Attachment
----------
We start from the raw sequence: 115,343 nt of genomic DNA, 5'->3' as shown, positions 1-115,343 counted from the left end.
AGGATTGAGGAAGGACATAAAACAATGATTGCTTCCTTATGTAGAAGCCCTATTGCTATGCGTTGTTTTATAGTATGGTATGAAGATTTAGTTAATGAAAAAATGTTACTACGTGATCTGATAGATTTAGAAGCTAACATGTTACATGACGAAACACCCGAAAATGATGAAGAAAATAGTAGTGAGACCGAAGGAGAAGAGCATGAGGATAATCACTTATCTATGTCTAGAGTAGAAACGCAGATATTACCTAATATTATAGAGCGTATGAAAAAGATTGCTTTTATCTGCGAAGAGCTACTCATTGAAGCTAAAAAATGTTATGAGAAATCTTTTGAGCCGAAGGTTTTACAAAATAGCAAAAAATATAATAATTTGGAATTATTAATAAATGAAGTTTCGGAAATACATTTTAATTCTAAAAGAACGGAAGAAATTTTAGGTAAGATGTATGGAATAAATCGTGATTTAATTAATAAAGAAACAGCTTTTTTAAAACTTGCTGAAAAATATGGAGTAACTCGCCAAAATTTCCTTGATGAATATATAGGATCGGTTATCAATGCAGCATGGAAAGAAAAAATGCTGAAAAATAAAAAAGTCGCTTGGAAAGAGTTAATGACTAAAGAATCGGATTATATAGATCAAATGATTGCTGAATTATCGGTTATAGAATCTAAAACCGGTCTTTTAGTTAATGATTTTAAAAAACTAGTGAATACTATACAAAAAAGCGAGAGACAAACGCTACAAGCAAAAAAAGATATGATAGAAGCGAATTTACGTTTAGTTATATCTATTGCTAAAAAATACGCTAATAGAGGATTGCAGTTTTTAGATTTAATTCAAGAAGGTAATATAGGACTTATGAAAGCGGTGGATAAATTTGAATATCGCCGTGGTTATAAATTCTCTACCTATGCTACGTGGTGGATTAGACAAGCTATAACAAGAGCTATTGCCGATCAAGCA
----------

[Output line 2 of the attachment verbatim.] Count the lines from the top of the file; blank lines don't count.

AGGATTGAGGAAGGACATAAAACAATGATTGCTTCCTTATGTAGAAGCCCTATTGCTATGCGTTGTTTTATAGTATGGTATGAAGATTTAGTTAATGAAAAAATGTTACTACGTGATCTGATAGATTTAGAAGCTAACATGTTACATGACGAAACACCCGAAAATGATGAAGAAAATAGTAGTGAGACCGAAGGAGAAGAGCATGAGGATAATCACTTATCTATGTCTAGAGTAGAAACGCAGATATTACCTAATATTATAGAGCGTATGAAAAAGATTGCTTTTATCTGCGAAGAGCTACTCATTGAAGCTAAAAAATGTTATGAGAAATCTTTTGAGCCGAAGGTTTTACAAAATAGCAAAAAATATAATAATTTGGAATTATTAATAAATGAAGTTTCGGAAATACATTTTAATTCTAAAAGAACGGAAGAAATTTTAGGTAAGATGTATGGAATAAATCGTGATTTAATTAATAAAGAAACAGCTTTTTTAAAACTTGCTGAAAAATATGGAGTAACTCGCCAAAATTTCCTTGATGAATATATAGGATCGGTTATCAATGCAGCATGGAAAGAAAAAATGCTGAAAAATAAAAAAGTCGCTTGGAAAGAGTTAATGACTAAAGAATCGGATTATATAGATCAAATGATTGCTGAATTATCGGTTATAGAATCTAAAACCGGTCTTTTAGTTAATGATTTTAAAAAACTAGTGAATACTATACAAAAAAGCGAGAGACAAACGCTACAAGCAAAAAAAGATATGATAGAAGCGAATTTACGTTTAGTTATATCTATTGCTAAAAAATACGCTAATAGAGGATTGCAGTTTTTAGATTTAATTCAAGAAGGTAATATAGGACTTATGAAAGCGGTGGATAAATTTGAATATCGCCGTGGTTATAAATTCTCTACCTATGCTACGTGGTGGATTAGACAAGCTATAACAAGAGCTATTGCCGATCAAGCA